Ben and Jerry’s Community Action Grant
written by Jessica Rubin, PAN Member
We were grateful to receive fiscal sponsorship from PAN in order to apply for a Ben and Jerry’s Community Action grant. Vermont Myconode is an inspired local offshoot of the greater Radical Mycology movement. As a network of friends, colleagues, mentors, scientists, amateur mycologists, ecological restorationists, educators, students, earth workers, and mentees, we cultivate mushrooms, ideas, and strategies to apply the healing power of the 5th Queendom (Fungi) for food and medicine as well as for remediating human – caused pollution to restore ecological balance in Vermont.
Our mission is applied through a spectrum of activities from inoculating woodchips or logs with spawn, restoring degraded ecosystems to decrease toxic levels in soil & water to non-toxic levels, providing educational workshops, and hosting work parties. In terms of applying mycoremediation to Vermont’s landscape, there is tremendous potential for remediating toxins currently threatening the health of Lake Champlain (Lake Bitawabok, Abenaki call it; translated as ‘Lake Between”) such as: excess phosphorus from fertilizers, hydrocarbons found in pesticides and herbicides and parking lot drains, pathogens from manure runoff, heavy metals in suburban, agricultural, and urban soils, and toxic chemical compounds in nonpoint source runoff.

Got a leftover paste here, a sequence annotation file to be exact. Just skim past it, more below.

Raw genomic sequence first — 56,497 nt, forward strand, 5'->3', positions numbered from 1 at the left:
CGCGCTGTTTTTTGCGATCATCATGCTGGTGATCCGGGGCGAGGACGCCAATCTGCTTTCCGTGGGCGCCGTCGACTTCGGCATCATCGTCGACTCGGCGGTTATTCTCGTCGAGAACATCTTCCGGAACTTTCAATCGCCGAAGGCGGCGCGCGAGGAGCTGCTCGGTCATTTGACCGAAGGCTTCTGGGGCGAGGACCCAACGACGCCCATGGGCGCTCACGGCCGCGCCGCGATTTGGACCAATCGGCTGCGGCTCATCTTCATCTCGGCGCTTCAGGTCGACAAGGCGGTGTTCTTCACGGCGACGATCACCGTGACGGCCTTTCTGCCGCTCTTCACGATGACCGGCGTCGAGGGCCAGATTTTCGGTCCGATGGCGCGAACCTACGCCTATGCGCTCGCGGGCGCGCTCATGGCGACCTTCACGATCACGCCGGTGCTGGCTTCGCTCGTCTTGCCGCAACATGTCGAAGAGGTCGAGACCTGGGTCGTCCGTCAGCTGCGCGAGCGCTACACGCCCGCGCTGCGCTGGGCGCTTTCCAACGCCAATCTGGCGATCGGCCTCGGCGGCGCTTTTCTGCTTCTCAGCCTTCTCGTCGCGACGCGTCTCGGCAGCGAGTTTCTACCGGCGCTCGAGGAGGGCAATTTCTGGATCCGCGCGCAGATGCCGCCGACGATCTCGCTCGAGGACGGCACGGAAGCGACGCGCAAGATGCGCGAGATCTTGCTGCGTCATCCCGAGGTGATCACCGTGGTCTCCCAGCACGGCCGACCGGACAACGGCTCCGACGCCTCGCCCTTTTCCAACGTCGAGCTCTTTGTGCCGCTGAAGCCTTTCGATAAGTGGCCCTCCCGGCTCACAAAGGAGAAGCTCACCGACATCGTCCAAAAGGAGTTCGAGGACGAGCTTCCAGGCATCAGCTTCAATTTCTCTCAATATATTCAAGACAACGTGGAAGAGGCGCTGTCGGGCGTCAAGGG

With these funds and New England Grassroots Fund support we have been able to create a library for our growing collective while helping to provide mycological educational opportunities to our members, create a lab for upcoming projects which the group and two local businesses Infinity Soils and Mycoevolve can access, and purchase inoculation tools which we will use in offering edible and medicinal installation workshops later this summer. Once we fine tune the anteroom, ventilation and electrical systems, we plan to offer an indoor cultivation workshop in our lab and two fungal forays on the surrounding landscape before fall is in full swing.
We are dedicated to acknowledging that we are on stolen land of the Abenaki First Nation People who call this land N’dakinna, translated as ‘Dawnland’ and to decolonize ourselves. As we increase access of mycological information to people of all backgrounds, we remain egalitarian, all inclusive; not discriminating on basis of age, gender, ethnicity, religion, mental health status, education, race, culture, sexual orientation, general appearance, income level, living situation, experience in social or mycological work. While we enhance local living systems through appropriate use of technology & well designed mycological systems, we apply mycological information to support the independence and sovereignty of local communities; growing symbiotic bridges between local groups, non-profits, and volunteers through shared mycological skills, knowledge, and insights. As we emphasize the use of local, non-polluting, non-exploitative materials and practices whenever possible in mycological endeavors, we strongly discourage the exploitation of fungi, mycoremediation, and bioremediation by government and corporate interests. We continually acknowledge, harness, and honor the wisdom of our ancestors; human, fungal & beyond with humility, gratitude, and curiosity. Once our systems are a bit more in place we aim to follow up on expressed interest by Abenaki tribal garden folk and inner city garden communities to offer outdoor cultivation workshops before harvest season.